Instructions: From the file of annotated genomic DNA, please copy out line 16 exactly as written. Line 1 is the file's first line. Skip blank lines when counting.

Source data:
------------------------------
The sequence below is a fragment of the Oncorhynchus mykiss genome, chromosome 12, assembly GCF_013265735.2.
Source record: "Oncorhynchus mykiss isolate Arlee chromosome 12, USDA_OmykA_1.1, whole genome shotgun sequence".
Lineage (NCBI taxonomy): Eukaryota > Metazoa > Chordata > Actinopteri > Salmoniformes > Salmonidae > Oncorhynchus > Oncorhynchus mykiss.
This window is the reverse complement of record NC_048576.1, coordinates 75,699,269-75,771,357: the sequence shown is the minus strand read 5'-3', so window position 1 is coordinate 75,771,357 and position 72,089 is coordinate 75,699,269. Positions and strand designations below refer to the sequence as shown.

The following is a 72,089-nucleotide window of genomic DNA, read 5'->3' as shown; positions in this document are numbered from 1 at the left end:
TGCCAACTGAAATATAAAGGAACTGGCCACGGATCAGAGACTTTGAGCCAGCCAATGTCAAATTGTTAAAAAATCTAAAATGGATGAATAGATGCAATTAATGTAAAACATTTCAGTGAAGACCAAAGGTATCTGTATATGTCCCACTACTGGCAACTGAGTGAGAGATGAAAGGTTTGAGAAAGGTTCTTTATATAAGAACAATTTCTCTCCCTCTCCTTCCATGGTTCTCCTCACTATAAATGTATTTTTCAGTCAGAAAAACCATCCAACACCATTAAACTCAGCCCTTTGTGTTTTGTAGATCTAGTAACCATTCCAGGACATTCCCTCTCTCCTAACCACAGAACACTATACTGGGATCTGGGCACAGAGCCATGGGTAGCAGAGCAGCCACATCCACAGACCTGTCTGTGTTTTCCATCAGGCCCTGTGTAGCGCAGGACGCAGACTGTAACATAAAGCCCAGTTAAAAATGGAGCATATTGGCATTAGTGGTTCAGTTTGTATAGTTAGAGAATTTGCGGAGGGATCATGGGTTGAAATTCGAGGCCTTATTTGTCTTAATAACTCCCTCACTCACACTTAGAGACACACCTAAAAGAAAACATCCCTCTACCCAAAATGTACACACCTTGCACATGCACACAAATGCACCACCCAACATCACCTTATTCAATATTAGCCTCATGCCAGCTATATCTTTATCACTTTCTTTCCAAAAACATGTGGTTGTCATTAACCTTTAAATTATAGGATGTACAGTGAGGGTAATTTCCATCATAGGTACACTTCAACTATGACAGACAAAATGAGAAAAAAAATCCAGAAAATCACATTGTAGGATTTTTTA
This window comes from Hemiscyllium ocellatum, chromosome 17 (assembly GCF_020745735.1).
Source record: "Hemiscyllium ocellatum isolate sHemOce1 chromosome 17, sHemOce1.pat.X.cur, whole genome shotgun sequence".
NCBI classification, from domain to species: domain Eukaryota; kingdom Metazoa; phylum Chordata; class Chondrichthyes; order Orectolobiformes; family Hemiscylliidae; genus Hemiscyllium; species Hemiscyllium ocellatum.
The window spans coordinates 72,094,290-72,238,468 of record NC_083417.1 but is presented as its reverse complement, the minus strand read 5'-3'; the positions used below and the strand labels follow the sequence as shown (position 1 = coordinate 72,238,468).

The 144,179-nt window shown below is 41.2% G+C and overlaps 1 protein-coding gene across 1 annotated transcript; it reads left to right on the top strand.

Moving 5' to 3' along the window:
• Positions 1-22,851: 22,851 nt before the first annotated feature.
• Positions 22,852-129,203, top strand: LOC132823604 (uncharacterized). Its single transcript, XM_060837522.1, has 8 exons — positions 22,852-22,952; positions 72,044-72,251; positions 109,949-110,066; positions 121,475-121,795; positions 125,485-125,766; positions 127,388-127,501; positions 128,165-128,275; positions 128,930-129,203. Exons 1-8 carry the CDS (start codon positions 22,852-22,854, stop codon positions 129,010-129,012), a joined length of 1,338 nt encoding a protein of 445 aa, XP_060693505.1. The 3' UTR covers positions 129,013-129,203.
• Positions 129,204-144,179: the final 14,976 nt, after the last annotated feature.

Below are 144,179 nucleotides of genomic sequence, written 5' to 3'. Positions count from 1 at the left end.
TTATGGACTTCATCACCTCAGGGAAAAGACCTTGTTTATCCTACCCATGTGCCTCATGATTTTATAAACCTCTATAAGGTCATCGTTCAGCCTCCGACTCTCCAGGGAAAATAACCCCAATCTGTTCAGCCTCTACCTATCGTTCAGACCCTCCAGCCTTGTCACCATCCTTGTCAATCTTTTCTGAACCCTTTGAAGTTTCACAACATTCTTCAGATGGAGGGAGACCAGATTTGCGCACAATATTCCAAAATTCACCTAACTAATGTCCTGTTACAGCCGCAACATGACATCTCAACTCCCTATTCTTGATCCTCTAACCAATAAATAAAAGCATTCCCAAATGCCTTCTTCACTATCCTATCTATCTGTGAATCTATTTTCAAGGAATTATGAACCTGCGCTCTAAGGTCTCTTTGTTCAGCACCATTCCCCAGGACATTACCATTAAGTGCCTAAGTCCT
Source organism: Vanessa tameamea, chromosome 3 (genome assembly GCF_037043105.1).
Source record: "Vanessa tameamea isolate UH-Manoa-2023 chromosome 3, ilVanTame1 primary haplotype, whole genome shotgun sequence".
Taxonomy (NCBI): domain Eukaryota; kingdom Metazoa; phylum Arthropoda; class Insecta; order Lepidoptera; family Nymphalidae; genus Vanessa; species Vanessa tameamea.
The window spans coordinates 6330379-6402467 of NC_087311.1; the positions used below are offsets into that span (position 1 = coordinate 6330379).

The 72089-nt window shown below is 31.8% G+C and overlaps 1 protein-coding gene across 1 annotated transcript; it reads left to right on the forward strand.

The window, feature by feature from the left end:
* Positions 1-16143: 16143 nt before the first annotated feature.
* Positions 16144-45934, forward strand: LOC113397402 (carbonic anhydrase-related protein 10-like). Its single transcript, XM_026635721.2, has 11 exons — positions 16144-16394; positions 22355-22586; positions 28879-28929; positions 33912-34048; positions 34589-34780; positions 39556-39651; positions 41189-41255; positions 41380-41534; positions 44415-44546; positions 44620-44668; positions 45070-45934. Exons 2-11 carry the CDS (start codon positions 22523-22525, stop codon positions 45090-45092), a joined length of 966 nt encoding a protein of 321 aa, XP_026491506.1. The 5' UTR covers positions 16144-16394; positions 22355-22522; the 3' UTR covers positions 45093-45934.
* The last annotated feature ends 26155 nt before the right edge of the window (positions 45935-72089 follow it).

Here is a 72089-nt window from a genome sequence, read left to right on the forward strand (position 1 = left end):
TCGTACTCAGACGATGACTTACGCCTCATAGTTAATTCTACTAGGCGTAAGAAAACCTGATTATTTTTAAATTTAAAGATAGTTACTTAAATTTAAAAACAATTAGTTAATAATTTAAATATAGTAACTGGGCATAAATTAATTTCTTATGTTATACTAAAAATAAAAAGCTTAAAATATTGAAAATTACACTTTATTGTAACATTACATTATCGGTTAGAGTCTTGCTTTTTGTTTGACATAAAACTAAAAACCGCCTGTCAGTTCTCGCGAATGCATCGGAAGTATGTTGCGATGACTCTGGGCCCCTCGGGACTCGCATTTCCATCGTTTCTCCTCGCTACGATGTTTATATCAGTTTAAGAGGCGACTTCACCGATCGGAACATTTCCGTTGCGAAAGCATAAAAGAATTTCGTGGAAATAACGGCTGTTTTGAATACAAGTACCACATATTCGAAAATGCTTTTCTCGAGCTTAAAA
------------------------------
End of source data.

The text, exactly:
Below are 144,179 nucleotides of genomic sequence, written 5' to 3'. Positions count from 1 at the left end.